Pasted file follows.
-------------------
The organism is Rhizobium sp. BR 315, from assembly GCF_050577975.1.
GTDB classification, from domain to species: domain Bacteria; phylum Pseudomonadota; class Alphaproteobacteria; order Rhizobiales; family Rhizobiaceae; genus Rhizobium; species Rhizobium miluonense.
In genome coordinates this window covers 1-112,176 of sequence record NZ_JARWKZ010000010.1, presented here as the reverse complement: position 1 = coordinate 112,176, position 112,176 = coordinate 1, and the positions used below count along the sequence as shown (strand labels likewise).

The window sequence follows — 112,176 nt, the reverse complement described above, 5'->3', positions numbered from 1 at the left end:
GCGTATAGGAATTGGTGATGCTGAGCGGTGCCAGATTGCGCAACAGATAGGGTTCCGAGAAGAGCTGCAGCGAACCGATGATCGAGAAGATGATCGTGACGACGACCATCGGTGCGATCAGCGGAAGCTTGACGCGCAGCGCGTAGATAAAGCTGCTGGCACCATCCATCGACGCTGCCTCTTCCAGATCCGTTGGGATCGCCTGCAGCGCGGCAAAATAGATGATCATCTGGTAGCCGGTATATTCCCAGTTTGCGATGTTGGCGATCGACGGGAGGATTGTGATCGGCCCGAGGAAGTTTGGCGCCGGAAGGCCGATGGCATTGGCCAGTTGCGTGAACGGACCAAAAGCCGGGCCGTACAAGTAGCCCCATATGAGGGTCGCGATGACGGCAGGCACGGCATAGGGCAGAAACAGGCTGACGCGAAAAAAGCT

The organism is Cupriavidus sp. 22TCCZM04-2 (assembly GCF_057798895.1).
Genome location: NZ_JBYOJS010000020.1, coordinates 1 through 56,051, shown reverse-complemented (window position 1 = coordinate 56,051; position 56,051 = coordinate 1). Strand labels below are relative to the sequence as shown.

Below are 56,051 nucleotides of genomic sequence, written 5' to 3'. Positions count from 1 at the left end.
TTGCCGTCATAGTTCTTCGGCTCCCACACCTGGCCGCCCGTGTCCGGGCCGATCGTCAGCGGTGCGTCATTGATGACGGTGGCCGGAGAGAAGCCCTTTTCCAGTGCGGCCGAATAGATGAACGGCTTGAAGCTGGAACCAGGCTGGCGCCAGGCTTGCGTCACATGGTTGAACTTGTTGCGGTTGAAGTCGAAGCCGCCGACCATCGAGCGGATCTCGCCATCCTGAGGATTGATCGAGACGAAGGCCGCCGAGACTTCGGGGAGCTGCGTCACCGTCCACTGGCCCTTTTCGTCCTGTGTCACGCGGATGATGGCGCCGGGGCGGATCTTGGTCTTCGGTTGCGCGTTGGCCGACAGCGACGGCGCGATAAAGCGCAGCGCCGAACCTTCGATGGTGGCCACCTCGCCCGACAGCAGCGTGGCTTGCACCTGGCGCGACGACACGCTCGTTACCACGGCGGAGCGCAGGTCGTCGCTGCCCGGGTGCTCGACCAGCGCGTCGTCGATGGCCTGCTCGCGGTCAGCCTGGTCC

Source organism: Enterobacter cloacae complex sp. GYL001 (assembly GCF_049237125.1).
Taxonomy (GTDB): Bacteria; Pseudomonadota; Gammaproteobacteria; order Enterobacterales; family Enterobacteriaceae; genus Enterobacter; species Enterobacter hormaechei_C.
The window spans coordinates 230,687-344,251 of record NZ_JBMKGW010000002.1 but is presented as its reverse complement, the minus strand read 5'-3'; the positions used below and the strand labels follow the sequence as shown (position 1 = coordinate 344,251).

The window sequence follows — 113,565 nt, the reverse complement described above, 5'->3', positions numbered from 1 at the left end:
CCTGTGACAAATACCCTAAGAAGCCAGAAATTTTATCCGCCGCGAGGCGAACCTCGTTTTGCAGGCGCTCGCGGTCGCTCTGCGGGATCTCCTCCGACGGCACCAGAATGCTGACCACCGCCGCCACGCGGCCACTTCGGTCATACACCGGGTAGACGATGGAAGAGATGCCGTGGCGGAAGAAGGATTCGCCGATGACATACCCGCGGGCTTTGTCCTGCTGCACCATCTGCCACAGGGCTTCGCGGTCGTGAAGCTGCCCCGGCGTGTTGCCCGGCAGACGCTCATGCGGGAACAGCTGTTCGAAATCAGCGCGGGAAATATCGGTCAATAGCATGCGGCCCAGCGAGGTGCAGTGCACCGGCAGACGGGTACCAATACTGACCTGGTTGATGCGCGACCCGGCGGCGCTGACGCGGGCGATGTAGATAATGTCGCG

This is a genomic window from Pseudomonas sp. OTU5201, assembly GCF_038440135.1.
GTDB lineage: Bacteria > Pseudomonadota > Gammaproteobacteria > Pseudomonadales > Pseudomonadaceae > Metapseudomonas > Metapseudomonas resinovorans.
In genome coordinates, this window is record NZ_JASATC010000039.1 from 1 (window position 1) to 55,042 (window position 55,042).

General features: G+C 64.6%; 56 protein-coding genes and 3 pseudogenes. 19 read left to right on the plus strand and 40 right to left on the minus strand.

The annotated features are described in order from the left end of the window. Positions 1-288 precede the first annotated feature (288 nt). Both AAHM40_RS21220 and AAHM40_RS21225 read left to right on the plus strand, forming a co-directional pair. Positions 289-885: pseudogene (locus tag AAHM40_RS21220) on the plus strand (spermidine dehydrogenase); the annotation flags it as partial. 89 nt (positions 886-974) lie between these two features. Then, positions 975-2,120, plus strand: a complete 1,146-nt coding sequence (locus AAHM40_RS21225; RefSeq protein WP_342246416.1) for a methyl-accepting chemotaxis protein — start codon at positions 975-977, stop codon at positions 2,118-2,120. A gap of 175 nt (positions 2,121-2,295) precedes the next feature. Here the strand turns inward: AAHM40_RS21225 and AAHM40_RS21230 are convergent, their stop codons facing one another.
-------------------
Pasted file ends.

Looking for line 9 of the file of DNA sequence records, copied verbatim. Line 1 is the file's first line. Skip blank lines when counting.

TTGCCGTCATAGTTCTTCGGCTCCCACACCTGGCCGCCCGTGTCCGGGCCGATCGTCAGCGGTGCGTCATTGATGACGGTGGCCGGAGAGAAGCCCTTTTCCAGTGCGGCCGAATAGATGAACGGCTTGAAGCTGGAACCAGGCTGGCGCCAGGCTTGCGTCACATGGTTGAACTTGTTGCGGTTGAAGTCGAAGCCGCCGACCATCGAGCGGATCTCGCCATCCTGAGGATTGATCGAGACGAAGGCCGCCGAGACTTCGGGGAGCTGCGTCACCGTCCACTGGCCCTTTTCGTCCTGTGTCACGCGGATGATGGCGCCGGGGCGGATCTTGGTCTTCGGTTGCGCGTTGGCCGACAGCGACGGCGCGATAAAGCGCAGCGCCGAACCTTCGATGGTGGCCACCTCGCCCGACAGCAGCGTGGCTTGCACCTGGCGCGACGACACGCTCGTTACCACGGCGGAGCGCAGGTCGTCGCTGCCCGGGTGCTCGACCAGCGCGTCGTCGATGGCCTGCTCGCGGTCAGCCTGGTCC